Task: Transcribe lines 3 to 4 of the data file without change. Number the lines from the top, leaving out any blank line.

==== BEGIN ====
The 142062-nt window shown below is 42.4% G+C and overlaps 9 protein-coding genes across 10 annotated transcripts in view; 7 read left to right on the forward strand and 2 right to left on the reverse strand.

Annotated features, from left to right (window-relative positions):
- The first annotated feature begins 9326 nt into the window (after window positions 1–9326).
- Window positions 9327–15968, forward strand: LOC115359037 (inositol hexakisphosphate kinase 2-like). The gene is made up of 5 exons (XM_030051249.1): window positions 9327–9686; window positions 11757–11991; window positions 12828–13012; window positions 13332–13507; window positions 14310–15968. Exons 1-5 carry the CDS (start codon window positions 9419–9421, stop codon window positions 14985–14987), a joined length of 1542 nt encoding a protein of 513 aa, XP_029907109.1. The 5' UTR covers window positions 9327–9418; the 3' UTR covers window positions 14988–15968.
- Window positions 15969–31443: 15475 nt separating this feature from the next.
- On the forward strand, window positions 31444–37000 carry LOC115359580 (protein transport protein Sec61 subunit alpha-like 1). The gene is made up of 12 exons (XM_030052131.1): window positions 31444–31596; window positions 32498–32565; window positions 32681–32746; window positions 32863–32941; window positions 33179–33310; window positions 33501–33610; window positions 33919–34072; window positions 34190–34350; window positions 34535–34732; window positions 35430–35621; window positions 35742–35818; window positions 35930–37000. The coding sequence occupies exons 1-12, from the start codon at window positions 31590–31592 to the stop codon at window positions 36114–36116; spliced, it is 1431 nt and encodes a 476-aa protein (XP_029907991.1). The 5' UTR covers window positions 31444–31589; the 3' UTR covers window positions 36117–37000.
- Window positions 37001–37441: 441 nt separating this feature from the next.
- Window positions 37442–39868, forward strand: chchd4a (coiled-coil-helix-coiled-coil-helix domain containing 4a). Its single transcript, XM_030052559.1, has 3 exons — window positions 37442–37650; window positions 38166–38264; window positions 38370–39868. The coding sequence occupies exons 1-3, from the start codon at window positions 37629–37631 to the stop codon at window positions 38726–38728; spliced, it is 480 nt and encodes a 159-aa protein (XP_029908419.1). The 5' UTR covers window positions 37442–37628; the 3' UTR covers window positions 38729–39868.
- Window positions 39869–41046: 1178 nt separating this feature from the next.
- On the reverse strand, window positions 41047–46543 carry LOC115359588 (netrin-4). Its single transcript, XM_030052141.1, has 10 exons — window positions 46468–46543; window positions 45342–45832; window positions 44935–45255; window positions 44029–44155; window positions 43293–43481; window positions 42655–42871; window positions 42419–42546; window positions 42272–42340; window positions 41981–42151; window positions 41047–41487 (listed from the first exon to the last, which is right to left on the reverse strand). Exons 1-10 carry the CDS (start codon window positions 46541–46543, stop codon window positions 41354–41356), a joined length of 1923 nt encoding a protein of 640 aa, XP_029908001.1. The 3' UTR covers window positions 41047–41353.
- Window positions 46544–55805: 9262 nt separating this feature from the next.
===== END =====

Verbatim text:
- The first annotated feature begins 9326 nt into the window (after window positions 1–9326).
- Window positions 9327–15968, forward strand: LOC115359037 (inositol hexakisphosphate kinase 2-like). The gene is made up of 5 exons (XM_030051249.1): window positions 9327–9686; window positions 11757–11991; window positions 12828–13012; window positions 13332–13507; window positions 14310–15968. Exons 1-5 carry the CDS (start codon window positions 9419–9421, stop codon window positions 14985–14987), a joined length of 1542 nt encoding a protein of 513 aa, XP_029907109.1. The 5' UTR covers window positions 9327–9418; the 3' UTR covers window positions 14988–15968.